Insight Into Trump’s Dangerous Nuclear Arms Race
The President-elect’s statements on nuclear weapons could throw off the world’s fragile atomic balance
With a few notable exceptions, Democratic and Republican presidents alike have generally tried to restrain if not reverse nuclear proliferation since atomic weapons came into existence. But in the era of Donald Trump, that history may count for nothing. President-elect Trump apparently has little time for his country’s fragile nuclear weapons deal with Iran, and his alarmingly permissive statements about the wider proliferation of nuclear weapons fly in the face of United States nonproliferation policy since 1945.
U.S. presidents have been trying to contain the spread of nuclear weapons since the dawn of the atomic age. There were missteps along the way: Dwight Eisenhower’s ill-considered “Atoms for Peace” programme ended up distributing nuclear technology around the world, contributing in particular to India’s pursuit of “the bomb,” which it eventually acquired in 1974.
Successive presidents—including Eisenhower, Kennedy, Johnson, and Nixon—failed to halt Israel’s undeclared nuclear programme. Despite Jimmy Carter’s sincere efforts to restrain Pakistan’s nuclear ambitions, an uptick in the Cold War in 1979-80 and the sheer determination of Pakistani leaders were too much to overcome.
[quote position="right" is_quote="true"]For Trump, the madmen reside in Tehran.[/quote]
Despite these failures, the overall thrust has been towards nonproliferation. The prospect of a West German bomb and China’s ascent to nuclear status in 1964 saw genuine moves towards an international nonproliferation regime, resulting in the landmark 1968 Treaty on the Non-proliferation of Nuclear Weapons, to this day the cornerstone of nuclear weapons control.
In the 1970s and 1980s, American leaders helped persuade Argentina and Brazil, South Korea, and Taiwan that national nuclear programmes were not in their interest. The anti-proliferation mood continued into the 1990s, as South Africa voluntarily dismantled its six bombs, while Belarus, Kazakhstan, and the Ukraine all gave up their Soviet-era weapons under the Lisbon Protocol, which the U.S. was directly involved in brokering.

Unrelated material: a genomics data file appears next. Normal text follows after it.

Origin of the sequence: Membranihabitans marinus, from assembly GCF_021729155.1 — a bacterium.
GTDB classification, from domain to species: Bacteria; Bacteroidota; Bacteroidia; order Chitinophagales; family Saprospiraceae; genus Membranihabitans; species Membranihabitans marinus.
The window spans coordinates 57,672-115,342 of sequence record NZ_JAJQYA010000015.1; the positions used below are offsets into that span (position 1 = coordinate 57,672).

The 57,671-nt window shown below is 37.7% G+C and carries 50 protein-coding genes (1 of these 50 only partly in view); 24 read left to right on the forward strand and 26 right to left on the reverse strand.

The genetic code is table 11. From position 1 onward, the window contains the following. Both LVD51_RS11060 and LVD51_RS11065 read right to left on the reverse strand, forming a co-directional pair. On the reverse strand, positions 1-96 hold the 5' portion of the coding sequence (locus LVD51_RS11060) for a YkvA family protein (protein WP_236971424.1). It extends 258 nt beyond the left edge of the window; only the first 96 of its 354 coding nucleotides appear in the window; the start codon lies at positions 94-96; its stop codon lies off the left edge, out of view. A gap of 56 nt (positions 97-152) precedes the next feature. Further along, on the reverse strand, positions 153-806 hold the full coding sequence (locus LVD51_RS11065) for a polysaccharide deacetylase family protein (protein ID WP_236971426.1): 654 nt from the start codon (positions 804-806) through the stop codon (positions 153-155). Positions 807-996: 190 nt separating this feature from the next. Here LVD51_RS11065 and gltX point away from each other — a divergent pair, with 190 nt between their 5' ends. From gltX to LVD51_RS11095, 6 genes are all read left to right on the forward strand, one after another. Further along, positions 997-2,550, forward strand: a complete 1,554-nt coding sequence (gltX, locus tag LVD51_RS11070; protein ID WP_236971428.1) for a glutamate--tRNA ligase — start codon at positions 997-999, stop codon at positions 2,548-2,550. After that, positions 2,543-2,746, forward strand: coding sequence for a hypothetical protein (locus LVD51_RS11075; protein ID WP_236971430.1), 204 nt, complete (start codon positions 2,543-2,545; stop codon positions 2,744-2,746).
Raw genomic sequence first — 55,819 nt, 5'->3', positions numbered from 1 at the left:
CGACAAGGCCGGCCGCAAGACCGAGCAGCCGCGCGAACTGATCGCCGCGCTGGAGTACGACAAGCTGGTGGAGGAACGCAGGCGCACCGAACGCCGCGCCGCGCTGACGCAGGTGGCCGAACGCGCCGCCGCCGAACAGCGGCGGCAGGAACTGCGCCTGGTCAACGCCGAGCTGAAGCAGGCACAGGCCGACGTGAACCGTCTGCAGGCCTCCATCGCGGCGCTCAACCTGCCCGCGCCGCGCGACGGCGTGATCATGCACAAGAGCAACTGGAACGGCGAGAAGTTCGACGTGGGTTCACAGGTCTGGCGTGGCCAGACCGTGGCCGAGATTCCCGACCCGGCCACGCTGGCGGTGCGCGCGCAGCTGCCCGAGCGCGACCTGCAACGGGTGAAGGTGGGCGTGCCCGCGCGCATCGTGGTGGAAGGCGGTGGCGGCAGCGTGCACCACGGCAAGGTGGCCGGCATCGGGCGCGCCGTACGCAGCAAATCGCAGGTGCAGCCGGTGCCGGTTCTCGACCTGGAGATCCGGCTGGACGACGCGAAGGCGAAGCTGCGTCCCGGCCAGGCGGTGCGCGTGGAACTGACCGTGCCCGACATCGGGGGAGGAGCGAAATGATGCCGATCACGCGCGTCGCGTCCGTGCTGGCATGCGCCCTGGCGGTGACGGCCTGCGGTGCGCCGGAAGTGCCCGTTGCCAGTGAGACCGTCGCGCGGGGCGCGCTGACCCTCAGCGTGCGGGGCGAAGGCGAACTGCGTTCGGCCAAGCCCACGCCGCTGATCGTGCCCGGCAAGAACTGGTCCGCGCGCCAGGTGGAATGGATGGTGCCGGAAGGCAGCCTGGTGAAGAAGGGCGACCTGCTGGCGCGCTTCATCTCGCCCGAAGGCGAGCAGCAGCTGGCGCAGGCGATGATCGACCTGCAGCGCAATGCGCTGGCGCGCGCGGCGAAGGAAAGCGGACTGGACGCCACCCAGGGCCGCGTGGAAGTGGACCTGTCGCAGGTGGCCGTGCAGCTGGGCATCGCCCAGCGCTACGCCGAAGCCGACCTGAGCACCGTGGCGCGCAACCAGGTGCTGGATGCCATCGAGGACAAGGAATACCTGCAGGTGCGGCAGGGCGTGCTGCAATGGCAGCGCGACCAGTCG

U.S. nuclear weapons policy, then, has broadly tended towards antiproliferation. And while it’s far from the sole global arbiter of nuclear status, Washington wields immense power. But it seems Trump knows little of this history, and cares even less about it.
Throughout his campaign, Trump seemed unconcerned about the further spread of nuclear weapons. When asked about the prospect of Saudi Arabia going nuclear, he casually said that they would get a bomb anyway. This was a retrenchment to the alarmist predictions of the 1950s and 1960s, which deemed the widespread attainment of nuclear capability virtually inevitable.
At the same event, Trump supported the notion of Japan and South Korea gaining nuclear capability to defend themselves against China and North Korea, seemingly ignorant of both history, and the Japanese constitution’s prohibition of “the bomb.” This effectively abrogates U.S. support of the NPT.
Like much of his rhetoric, Trump’s statements on proliferation are often contradictory. Shortly after winning the election, he denied via Twitter that he had said that more countries should have nuclear weapons. And a year ago, he declared nuclear proliferation “the single biggest problem our country faces right now.” However, that was in reference to “having some madman go out and get a nuclear weapon”. To whom was Trump referring? Of course, “some madman” is not just anyone. For Trump, the madmen reside in Tehran.
But on Friday, when he was asked to clarify a Tweet stating he thinks the U.S. “must greatly strengthen and expand its nuclear capability,” Trump doubled down and said he was interested in a nuclear arms race.
Tearing it up
By any reasonable standard, the 2015 Joint Comprehensive Plan of Action, more commonly known as the “Iran nuclear deal,” is the most important nonproliferation agreement of the 21st century. It blocks Tehran’s routes to “the bomb” and allows the Islamic Republic to begin reintegration into the international mainstream.
Trump, on the other hand, considers it “one of the worst deals I’ve ever seen.” During the campaign he incorrectly claimed that the deal only made it easier for Tehran to eventually gain nuclear capability, and alluded to abrogating or redefining the deal when he takes office.
He is not alone: Many House and Senate Republicans lambasted Obama over the agreement when it was struck, and vowed to do all they could to make sure it would never come to fruition. This tendency on the right is now in control of Congress, and will be ready to work with Trump once he takes office.
[quote position="full" is_quote="true"]Under the Trump administration, the one nation that has done more to restrain proliferation than any other might yet destroy the entire fragile edifice.[/quote]
These views could throw off the world’s nuclear balance. For decades, scholars, politicians, and intelligence analysts predicted a “nuclear tipping point,” a situation where if one more nation obtained the bomb, the dam would burst and the world would go nuclear. None of these prognostications came to pass—but if Trump gets what seems to be his way, a tipping point might not be needed.
The nonproliferation regime is flawed, sometimes unfair, but ultimately functional. Under the Trump administration, however, the one nation that has done more to restrain proliferation than any other might yet destroy the entire fragile edifice.